PS4 Game Genie in Development via PS Vita Remote Play Loophole
Following up on news of the Game Genie for PS3, today Hyperkin Product Manager Chris Gallizzi revealed that a PS Vita Remote Play security loophole in the PS4's design may allow them to bring their Game Genie cheat device to the PlayStation 4.
While this may not be related to the rumored PS4 vulnerability or purported PS4 exploit found, it does sound promising indeed using a hidden Wi-Fi signal to detect a backdoor entry to the system!
To quote: GAME GENIE EYES PLAYSTATION 4
In 2012, just over two decades after its creation, Game Genie made a quiet return to market. It had a new look and a new company backing it, and it operated in a completely different style than its predecessors. This new Game Genie, developed by Hyperkin for the PlayStation 3 and Nintendo DS, modified your save game to give you extra lives or ammo.
According to Chris Gallizzi, product manager at Hyperkin, this is a much more rigid system than what the older Game Genie enjoyed. Gaining access to a game's save files means cracking several layers of encryption, a process that changes from game to game. It's slow, time-consuming work that limits the product to only the games Gallizzi and his three-person team have cracked.
Gallizzi may have found a way to bring Game Genie to PlayStation 4 thanks to a security loophole in the PS4's design. "The key to the PlayStation 4 is the Vita," he explained, "and the Vita is not as secure as people think."
However, Gallizzi thinks he may have found a way to recapture some of that old Game Genie craziness thanks to a security loophole in the PlayStation 4's design. "The key to the PlayStation 4 is the Vita," he explained, "and the Vita is not as secure as people think.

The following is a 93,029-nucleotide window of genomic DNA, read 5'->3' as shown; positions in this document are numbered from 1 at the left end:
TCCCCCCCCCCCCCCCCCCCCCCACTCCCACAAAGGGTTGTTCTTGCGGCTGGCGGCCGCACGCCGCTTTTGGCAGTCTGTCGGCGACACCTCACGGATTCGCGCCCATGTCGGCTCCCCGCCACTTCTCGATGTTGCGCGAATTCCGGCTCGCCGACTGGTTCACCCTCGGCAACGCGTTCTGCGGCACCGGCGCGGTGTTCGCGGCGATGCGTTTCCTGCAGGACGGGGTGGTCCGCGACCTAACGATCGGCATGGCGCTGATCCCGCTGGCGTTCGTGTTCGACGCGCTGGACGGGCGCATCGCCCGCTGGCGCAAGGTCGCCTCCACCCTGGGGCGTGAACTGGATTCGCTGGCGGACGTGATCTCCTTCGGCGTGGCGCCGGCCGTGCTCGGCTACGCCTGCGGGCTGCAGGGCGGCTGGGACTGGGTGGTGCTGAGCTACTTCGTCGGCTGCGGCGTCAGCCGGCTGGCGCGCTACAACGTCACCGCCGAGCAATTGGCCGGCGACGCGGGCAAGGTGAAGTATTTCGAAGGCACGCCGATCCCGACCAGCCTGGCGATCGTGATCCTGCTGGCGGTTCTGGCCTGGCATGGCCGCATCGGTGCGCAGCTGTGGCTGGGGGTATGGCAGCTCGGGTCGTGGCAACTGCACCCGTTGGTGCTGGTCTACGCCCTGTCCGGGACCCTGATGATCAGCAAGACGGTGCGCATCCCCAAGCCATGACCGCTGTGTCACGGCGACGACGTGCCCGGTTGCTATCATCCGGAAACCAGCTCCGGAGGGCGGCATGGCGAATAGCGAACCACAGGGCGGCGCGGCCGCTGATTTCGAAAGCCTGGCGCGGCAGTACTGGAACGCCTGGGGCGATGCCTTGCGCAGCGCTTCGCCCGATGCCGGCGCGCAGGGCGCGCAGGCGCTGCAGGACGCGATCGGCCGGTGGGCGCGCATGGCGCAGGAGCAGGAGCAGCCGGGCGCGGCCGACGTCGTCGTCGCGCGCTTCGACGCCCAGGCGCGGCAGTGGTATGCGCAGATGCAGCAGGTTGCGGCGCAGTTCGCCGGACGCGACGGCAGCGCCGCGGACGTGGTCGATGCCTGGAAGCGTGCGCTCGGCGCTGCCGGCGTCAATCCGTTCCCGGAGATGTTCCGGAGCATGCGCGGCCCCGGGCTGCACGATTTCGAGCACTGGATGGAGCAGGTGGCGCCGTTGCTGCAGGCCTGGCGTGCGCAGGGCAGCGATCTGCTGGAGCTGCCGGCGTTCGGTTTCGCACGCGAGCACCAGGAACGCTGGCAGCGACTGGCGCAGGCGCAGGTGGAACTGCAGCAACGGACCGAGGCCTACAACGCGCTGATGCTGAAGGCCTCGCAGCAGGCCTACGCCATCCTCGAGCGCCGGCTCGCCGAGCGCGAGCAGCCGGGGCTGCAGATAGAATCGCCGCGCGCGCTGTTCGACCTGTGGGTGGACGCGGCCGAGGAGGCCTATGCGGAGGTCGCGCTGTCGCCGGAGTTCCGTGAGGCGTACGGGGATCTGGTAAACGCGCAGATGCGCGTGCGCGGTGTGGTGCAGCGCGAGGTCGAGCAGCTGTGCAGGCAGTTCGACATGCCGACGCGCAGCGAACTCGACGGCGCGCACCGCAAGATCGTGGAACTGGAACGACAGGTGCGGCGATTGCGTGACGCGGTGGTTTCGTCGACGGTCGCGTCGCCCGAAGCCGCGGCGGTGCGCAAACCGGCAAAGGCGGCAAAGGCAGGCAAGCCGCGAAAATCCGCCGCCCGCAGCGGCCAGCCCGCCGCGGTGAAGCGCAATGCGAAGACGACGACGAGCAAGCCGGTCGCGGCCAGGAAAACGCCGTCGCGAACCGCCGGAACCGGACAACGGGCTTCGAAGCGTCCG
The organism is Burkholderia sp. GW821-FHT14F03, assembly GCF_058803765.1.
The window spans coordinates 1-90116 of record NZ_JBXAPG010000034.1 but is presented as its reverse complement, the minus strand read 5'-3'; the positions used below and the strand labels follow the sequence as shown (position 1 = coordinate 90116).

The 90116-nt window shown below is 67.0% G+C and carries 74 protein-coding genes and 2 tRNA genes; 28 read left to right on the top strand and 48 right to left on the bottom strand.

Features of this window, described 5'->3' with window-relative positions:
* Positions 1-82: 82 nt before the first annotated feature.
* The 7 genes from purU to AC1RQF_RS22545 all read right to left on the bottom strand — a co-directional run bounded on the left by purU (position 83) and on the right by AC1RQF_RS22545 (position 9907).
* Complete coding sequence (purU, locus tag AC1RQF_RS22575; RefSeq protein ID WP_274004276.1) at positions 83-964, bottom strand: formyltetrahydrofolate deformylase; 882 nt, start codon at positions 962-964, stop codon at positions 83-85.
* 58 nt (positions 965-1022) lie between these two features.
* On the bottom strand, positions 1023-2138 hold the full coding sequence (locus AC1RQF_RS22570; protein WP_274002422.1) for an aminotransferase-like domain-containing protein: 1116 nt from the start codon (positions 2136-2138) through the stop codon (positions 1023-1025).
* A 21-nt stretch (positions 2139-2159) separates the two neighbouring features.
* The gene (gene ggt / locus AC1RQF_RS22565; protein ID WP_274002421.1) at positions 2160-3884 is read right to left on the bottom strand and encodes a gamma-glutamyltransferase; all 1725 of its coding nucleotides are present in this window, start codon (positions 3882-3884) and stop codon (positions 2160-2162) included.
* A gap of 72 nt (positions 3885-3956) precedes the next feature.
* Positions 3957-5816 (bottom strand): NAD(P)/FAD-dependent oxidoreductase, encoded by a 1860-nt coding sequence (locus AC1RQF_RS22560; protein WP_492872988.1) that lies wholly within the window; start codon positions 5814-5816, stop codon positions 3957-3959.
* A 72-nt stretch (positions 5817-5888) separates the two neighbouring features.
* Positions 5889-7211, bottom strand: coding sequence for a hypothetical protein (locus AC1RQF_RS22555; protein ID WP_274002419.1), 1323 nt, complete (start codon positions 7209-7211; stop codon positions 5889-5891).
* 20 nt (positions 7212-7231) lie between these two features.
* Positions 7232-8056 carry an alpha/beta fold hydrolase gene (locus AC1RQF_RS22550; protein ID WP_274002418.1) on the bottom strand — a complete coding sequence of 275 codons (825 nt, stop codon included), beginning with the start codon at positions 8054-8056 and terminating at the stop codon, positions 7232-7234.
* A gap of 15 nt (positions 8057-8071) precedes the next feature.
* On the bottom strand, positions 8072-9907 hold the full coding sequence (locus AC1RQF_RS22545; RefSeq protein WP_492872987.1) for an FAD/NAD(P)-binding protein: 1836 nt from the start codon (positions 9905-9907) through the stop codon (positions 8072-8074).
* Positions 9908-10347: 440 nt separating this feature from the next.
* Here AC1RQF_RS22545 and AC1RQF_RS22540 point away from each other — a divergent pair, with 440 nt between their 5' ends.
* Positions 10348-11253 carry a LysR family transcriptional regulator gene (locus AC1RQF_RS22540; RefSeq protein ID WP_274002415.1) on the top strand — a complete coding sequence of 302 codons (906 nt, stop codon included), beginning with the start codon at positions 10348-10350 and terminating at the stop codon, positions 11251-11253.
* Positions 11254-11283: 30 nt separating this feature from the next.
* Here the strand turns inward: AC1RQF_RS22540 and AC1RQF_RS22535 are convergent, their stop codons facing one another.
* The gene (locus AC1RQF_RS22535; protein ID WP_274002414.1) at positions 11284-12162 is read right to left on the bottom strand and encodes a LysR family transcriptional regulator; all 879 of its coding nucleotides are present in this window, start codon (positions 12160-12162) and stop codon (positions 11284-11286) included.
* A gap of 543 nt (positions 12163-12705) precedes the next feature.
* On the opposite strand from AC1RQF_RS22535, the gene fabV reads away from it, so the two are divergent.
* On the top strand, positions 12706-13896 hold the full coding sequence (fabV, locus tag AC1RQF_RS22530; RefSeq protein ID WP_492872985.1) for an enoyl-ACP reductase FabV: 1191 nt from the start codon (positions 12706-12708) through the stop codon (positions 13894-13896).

By syncing the Vita to the PS4, we are then able to pick up a hidden Wi-Fi signal to detect a backdoor entry to the system. From there, we're able to access the raw game files, like trophy data and partially encrypted game saves. It still needs work, but the ultimate goal is to be able to mod a game file or the actual PUP files while the game is running--similar to DEX modding for the PS3, which allows real-time memory hacks."
So far, Gallizzi and his team have been successful in modifying only two games--Battlefield 4 and Tomb Raider--on the PS4, and even then, neither game is very stable. It will be a while before this technology is ready for public consumption, but when it is it will open up games in ways the PS3 and DS Game Genies could not.
"What this technology would allow us to do is actually modify the game data, similar to how the orignal Game Genie functioned," Gallizzi said. "From there we could do things like jumping over a whole level in a single bound or explore the game coding and find hidden stuff that was never fully deleted, stuff that's not seen in save data but is actually within game code."
Gallizzi and his team are aware that the gaming landscape has changed since the days of the original Game Genie. Massively multiplayer online games and competitive online gaming have taken hold, and those are two areas of gaming the team knows to stay away from.
"We have one golden rule," said Gallizzi, "and that is to never go into online gaming. We don't want to disrupt the competitive communities for Call of Duty or Battlefield or any of those games. We make sure that if you're using our hacks or cheats or whatever, you're doing it in your own little world."